• We subsequently illustrate advances in fabricating various well-controlled blood-vessel-on-a-chip platforms, covering a few examples that have used such models for evaluating nanoparticles behaviors.
  • We then summarize with conclusions and perspectives.
  • We anticipate that, further development of these blood-vessel-on-a-chip platforms with improved biomimetic parameters, tissue specificity, and personalization, will enable their wide applications in drug screening including nanomedicine.

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  • [Copyright] Copyright© Bentham Science Publishers; For any queries, please email at epub@benthamscience.org.
  • (PMID = 28952434.001).
  • [ISSN] 1875-5453
  • [Journal-full-title] Current drug metabolism
  • [ISO-abbreviation] Curr. Drug Metab.
  • [Language] eng
  • [Publication-type] Journal Article
  • [Publication-country] Netherlands
  • [Keywords] NOTNLM ; 3D bioprinting (major topic) / Microfluidics (major topic) / blood vessel (major topic) / drug screening (major topic) / nanomedicine (major topic) / nanoparticle drug delivery system (major topic)
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10. Neelapu SS, Locke FL, Bartlett NL, Lekakis LJ, Miklos DB, Jacobson CA, Braunschweig I, Oluwole OO, Siddiqi T, Lin Y, Timmerman JM, Stiff PJ, Friedberg JW, Flinn IW, Goy A, Hill BT, Smith MR, Deol A, Farooq U, McSweeney P, Munoz J, Avivi I, Castro JE, Westin JR, Chavez JC, Ghobadi A, Komanduri KV, Levy R, Jacobsen ED, Witzig TE, Reagan P, Bot A, Rossi J, Navale L, Jiang Y, Aycock J, Elias M, Chang D, Wiezorek J, Go WY: Axicabtagene Ciloleucel CAR T-Cell Therapy in Refractory Large B-Cell Lymphoma. N Engl J Med; 2017 Dec 10;

  • [Source] The source of this record is MEDLINE®, a database of the U.S. National Library of Medicine.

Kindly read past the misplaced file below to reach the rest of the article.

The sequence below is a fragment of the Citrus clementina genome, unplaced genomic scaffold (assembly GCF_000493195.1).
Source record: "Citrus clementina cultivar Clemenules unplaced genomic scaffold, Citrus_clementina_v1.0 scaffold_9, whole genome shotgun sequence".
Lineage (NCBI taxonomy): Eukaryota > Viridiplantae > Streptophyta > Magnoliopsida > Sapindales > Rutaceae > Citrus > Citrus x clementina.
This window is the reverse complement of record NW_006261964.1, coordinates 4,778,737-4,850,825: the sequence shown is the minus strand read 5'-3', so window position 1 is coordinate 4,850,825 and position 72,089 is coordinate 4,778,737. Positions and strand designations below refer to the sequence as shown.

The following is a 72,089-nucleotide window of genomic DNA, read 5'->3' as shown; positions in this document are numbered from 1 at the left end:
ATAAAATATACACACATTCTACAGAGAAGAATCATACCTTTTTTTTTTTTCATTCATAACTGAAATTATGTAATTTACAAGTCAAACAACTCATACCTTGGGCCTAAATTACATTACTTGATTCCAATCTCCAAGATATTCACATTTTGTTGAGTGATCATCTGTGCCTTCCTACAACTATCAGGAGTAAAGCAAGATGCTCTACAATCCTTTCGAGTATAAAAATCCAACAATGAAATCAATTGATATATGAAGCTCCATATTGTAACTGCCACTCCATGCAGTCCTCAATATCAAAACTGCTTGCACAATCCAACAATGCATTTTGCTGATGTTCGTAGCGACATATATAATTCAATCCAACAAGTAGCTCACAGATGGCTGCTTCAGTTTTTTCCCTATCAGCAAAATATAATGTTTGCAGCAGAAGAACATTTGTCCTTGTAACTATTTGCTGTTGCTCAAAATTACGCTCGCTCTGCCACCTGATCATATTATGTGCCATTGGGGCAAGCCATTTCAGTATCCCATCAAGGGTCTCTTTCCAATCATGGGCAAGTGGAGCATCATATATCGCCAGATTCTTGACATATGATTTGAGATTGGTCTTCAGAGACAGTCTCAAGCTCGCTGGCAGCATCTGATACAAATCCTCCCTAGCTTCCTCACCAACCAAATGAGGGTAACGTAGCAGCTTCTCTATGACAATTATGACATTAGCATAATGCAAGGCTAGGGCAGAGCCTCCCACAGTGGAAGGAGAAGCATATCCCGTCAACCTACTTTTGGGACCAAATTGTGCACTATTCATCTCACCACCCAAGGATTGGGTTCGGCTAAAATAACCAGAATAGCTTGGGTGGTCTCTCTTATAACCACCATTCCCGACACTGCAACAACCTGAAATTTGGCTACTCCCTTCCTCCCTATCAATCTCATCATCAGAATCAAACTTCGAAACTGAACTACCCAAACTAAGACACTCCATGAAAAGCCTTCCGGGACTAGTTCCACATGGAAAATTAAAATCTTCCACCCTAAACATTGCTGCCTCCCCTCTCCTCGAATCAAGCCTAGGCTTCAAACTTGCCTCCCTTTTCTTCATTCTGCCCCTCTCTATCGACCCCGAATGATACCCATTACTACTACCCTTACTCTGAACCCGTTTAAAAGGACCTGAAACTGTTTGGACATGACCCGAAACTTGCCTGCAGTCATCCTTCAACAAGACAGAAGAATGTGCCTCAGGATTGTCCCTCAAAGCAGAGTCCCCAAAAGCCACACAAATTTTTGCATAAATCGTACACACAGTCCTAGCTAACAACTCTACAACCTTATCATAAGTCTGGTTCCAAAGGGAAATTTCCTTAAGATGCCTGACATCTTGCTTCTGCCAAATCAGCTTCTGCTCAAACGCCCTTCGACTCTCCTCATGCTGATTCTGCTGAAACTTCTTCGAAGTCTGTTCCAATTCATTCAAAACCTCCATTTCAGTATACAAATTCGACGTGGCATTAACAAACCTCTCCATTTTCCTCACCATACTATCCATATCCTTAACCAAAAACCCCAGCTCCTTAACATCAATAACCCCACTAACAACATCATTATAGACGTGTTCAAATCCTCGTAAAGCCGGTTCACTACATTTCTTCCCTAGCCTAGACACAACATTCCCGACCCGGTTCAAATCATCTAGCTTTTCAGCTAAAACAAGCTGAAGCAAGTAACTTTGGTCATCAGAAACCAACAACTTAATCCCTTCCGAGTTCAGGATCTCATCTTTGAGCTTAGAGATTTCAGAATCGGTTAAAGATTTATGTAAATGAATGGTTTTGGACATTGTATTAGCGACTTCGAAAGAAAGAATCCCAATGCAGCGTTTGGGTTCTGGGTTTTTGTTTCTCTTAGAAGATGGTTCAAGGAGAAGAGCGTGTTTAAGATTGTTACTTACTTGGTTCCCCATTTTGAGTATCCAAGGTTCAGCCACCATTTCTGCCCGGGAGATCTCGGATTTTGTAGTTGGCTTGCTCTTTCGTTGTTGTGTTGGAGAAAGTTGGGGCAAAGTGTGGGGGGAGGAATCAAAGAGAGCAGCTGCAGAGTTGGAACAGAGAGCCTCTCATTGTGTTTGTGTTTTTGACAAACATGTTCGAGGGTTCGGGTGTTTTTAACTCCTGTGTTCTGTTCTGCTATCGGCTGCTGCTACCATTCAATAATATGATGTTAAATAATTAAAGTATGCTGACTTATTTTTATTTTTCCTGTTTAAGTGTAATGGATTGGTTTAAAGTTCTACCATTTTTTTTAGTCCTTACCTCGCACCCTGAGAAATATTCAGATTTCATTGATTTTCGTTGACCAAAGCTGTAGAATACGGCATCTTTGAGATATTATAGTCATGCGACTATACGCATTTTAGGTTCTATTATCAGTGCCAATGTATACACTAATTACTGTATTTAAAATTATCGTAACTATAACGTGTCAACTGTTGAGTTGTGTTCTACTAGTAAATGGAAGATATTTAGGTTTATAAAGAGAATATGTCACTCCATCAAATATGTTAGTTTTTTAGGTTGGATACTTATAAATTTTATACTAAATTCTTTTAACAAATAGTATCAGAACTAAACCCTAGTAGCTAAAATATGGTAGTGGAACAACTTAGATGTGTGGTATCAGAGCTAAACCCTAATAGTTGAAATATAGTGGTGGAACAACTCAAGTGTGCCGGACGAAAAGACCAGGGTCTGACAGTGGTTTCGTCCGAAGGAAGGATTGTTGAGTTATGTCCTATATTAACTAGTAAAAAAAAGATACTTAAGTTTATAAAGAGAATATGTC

• [Title] Axicabtagene Ciloleucel CAR T-Cell Therapy in Refractory Large B-Cell Lymphoma.
  • Background In a phase 1 trial, axicabtagene ciloleucel (axi-cel), an autologous anti-CD19 chimeric antigen receptor (CAR) T-cell therapy, showed efficacy in patients with refractory large B-cell lymphoma after the failure of conventional therapy.
  • Methods In this multicenter, phase 2 trial, we enrolled 111 patients with diffuse large B-cell lymphoma, primary mediastinal B-cell lymphoma, or transformed follicular lymphoma who had refractory disease despite undergoing recommended prior therapy.
  • Patients received a target dose of 2×10<sup>6</sup> anti-CD19 CAR T cells per kilogram of body weight after receiving a conditioning regimen of low-dose cyclophosphamide and fludarabine.
  • The primary end point was the rate of objective response (calculated as the combined rates of complete response and partial response).
  • Secondary end points included overall survival, safety, and biomarker assessments.
  • Results Among the 111 patients who were enrolled, axi-cel was successfully manufactured for 110 (99%) and administered to 101 (91%).
  • The objective response rate was 82%, and the complete response rate was 54%.With a median follow-up of 15.4 months, 42% of the patients continued to have a response, with 40% continuing to have a complete response.
  • The overall rate of survival at 18 months was 52%.
  • The most common adverse events of grade 3 or higher during treatment were neutropenia (in 78% of the patients), anemia (in 43%), and thrombocytopenia (in 38%).
  • Grade 3 or higher cytokine release syndrome and neurologic events occurred in 13% and 28% of the patients, respectively.
  • Three of the patients died during treatment.
  • Higher CAR T-cell levels in blood were associated with response.
  • Conclusions In this multicenter study, patients with refractory large B-cell lymphoma who received CAR T-cell therapy with axi-cel had high levels of durable response, with a safety profile that included myelosuppression, the cytokine release syndrome, and neurologic events. (Funded by Kite Pharma and the Leukemia and Lymphoma Society Therapy Acceleration Program; ZUMA-1 ClinicalTrials.gov number, NCT02348216 .).

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  • (PMID = 29226797.001).
  • [ISSN] 1533-4406
  • [Journal-full-title] The New England journal of medicine
  • [ISO-abbreviation] N. Engl. J. Med.
  • [Language] eng
  • [Publication-type] Journal Article
  • [Publication-country] United States